One of the first questions I always get asked about our Veterinary Retainer Plans is why do I need an attorney?  Besides attorneys are an expensive, unnecessary cost that I have not needed in the past so why would I need one now, right?   It is no secret that veterinarians obtain "legal advice" from VIN, AAHA, AVMA, and the various publications for veterinarians.  This is what I refer to as the insulated veterinary community.  Practice owners rarely look to outside sources for advice, including legal advice, instead everything comes from the big three sounding boards (AVMA, AAHA, or VIN).  The "one size fits all" advice you are getting from these publications is the equivalent of me treating my pet with advice from PetMD.  Generic legal advice is harmful and a lawyer's equivalent to poor medicine.  Let us put it to you this way:

A good business attorney will want a relationship with his or her clients to take proactive measures to ensure the legal health of the business.  Preventive care is the goal of both veterinarians and VeterinaryLawyer.com.

The Veterinary Legal Environment

For the most part veterinarians and veterinary hospitals will share in the same risks associated with most small businesses.  Approximately 57% of all small business lawsuits are against companies with annual revenues less than $1 million.  The median cost for a business lawsuit starts at $54,000 for a liability suit and around $91,000 for the median contract dispute (not including soft costs to the company lost profits).  Lastly, workplace and employment lawsuits in general have increased 25% since 2006.  On top of these general business concerns veterinarians are faced with more and more courts treating pets as more than just property (a legal fallacy that has protected veterinarians from malpractice suits because there was no real money available for lawyers).  Furthermore, states are expanding the definitions of who is a pet "owner" often including harborers and bailees.  Other government regulations are looking at veterinarians such as OSHA and the DEA for regulatory compliance.  Lastly, heavy reliance on the insulated veterinary community provides a false sense of preparation to deal with increasing legal issues.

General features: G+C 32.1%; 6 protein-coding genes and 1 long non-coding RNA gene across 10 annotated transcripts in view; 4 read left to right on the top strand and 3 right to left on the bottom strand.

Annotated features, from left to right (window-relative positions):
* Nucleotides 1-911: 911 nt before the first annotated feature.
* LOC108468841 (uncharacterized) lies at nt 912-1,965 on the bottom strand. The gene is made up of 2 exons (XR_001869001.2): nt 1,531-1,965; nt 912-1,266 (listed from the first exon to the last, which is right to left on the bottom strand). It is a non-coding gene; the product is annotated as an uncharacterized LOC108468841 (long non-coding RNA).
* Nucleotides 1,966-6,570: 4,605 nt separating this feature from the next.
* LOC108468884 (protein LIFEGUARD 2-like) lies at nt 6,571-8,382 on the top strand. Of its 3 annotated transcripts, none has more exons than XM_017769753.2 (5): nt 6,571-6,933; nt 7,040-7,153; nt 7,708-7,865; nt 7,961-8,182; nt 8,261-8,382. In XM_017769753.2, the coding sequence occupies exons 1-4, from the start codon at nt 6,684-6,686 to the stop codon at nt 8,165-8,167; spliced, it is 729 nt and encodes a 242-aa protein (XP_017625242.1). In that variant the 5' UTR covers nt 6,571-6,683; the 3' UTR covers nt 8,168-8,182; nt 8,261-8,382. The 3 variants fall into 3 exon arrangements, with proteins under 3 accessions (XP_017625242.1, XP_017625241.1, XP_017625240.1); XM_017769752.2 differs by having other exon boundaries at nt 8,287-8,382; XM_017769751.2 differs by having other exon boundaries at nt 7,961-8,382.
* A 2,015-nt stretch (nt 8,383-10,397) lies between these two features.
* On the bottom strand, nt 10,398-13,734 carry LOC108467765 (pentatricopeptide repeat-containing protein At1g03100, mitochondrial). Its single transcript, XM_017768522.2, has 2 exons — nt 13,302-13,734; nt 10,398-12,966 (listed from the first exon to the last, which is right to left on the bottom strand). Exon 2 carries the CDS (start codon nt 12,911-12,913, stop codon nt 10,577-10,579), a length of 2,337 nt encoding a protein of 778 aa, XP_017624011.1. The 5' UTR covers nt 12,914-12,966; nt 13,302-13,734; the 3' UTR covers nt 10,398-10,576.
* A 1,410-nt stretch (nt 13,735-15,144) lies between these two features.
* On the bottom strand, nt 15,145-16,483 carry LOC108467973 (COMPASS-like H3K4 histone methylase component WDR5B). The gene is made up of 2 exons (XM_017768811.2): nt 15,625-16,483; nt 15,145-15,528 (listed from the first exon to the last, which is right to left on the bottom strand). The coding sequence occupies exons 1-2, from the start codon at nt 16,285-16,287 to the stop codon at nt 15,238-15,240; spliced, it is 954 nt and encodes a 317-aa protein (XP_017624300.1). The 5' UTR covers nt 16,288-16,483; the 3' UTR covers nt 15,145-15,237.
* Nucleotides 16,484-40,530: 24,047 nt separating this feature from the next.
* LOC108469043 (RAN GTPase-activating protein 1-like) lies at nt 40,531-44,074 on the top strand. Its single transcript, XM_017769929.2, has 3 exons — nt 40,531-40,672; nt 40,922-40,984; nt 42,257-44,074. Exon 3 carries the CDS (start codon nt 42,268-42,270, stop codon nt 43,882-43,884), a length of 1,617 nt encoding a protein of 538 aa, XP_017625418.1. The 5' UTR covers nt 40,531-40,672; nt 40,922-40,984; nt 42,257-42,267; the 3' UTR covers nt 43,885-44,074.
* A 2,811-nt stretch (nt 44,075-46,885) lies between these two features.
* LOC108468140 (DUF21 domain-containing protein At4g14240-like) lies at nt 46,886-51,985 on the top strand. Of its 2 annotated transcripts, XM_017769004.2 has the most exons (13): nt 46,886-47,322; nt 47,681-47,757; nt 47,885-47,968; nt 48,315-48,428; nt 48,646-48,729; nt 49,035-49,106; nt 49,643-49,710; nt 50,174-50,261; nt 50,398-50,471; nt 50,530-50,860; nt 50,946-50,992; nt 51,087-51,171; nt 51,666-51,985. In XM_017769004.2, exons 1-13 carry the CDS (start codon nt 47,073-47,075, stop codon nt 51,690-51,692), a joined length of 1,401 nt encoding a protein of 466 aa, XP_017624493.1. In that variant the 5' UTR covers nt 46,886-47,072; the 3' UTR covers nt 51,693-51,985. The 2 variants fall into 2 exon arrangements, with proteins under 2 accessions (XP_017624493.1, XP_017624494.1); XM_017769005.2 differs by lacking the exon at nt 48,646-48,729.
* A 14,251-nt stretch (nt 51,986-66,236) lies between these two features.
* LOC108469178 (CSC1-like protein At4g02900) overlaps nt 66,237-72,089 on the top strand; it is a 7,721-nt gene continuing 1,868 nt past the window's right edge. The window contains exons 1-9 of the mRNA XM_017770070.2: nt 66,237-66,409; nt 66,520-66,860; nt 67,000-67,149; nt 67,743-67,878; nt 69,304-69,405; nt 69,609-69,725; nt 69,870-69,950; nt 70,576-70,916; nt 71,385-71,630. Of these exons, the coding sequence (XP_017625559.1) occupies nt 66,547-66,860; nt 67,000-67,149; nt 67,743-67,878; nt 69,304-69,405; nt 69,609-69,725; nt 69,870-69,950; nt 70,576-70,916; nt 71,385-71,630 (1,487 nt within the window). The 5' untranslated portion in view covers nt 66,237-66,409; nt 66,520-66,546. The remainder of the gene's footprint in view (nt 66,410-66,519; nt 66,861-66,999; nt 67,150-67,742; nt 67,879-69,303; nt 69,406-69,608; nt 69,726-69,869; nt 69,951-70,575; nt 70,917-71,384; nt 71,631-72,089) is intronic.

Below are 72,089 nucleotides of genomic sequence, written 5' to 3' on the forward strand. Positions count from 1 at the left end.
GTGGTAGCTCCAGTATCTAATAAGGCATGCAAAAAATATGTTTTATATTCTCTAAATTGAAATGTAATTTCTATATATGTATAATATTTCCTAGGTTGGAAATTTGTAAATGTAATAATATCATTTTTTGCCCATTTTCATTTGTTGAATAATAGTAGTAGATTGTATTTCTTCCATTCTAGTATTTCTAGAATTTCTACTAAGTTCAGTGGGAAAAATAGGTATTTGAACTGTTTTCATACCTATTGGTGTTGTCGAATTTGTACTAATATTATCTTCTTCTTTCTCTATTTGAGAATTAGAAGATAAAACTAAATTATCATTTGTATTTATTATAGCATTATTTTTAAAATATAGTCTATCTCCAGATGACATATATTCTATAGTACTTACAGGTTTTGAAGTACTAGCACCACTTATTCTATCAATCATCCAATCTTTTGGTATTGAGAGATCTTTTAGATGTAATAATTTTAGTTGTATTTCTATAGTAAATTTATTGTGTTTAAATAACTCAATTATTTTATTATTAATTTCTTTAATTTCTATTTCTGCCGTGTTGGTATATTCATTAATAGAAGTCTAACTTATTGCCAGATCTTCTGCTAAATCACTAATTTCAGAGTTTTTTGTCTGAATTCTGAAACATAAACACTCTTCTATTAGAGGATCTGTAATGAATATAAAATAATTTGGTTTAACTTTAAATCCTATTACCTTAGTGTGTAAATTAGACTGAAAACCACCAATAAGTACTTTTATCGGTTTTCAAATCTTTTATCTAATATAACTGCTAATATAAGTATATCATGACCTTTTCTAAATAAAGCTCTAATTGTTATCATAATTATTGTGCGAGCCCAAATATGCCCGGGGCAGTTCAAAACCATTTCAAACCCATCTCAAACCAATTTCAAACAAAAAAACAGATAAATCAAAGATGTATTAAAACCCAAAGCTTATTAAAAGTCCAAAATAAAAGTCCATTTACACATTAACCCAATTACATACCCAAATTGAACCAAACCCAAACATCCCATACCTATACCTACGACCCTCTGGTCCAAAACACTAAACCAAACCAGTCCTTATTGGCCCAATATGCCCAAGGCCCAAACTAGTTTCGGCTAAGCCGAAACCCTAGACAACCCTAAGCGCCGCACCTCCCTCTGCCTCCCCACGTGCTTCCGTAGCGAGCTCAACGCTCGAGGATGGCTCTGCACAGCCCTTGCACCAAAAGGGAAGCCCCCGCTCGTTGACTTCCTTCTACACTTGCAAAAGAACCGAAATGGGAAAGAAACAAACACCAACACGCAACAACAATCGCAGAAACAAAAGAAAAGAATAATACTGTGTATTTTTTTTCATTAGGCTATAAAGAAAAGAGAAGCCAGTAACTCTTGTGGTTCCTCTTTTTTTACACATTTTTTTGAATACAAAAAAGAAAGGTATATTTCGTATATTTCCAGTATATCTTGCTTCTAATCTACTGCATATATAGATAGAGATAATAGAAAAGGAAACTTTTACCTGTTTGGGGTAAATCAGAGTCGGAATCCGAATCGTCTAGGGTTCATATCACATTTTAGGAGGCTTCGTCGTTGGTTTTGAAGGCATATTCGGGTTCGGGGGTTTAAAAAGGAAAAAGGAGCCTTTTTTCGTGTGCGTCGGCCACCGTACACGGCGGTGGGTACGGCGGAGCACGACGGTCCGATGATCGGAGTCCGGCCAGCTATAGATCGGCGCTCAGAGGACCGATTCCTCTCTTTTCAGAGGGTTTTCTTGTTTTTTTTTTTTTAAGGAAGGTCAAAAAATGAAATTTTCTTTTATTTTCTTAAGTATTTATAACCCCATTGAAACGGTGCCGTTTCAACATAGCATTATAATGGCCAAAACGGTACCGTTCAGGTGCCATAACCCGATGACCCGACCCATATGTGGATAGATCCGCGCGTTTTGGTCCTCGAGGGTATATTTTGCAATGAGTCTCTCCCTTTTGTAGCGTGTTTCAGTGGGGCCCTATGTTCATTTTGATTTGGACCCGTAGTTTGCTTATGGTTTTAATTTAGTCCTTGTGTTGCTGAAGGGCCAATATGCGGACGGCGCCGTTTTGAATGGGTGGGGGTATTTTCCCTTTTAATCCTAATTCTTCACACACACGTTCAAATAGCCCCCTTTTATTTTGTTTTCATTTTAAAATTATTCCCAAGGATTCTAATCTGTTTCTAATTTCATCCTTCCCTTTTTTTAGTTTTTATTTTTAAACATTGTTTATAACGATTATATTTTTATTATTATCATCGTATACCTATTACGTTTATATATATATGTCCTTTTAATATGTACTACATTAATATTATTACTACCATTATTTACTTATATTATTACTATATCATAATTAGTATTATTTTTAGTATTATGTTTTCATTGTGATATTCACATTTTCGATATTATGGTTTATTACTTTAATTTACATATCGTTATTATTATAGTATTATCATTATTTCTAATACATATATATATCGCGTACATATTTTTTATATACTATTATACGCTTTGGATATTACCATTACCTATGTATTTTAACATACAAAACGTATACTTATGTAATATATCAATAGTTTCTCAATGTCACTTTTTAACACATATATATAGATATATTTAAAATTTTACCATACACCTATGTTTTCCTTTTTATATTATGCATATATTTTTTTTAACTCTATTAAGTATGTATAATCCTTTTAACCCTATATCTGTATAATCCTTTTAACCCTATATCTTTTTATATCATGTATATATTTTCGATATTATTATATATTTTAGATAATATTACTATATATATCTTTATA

The Basics of our Representation

As veterinary practice owners ourselves we understand how to find balance between patient care, profitability, and legal health.  As we look at an established veterinary practice we we strive to reduce legal risks, ensure legal compliance, and utilize the law to protect legal health.  Most of our established veterinary practices either subscribe to our membership area or retain us on a monthly retainer plan.  See how we can add value to your practice.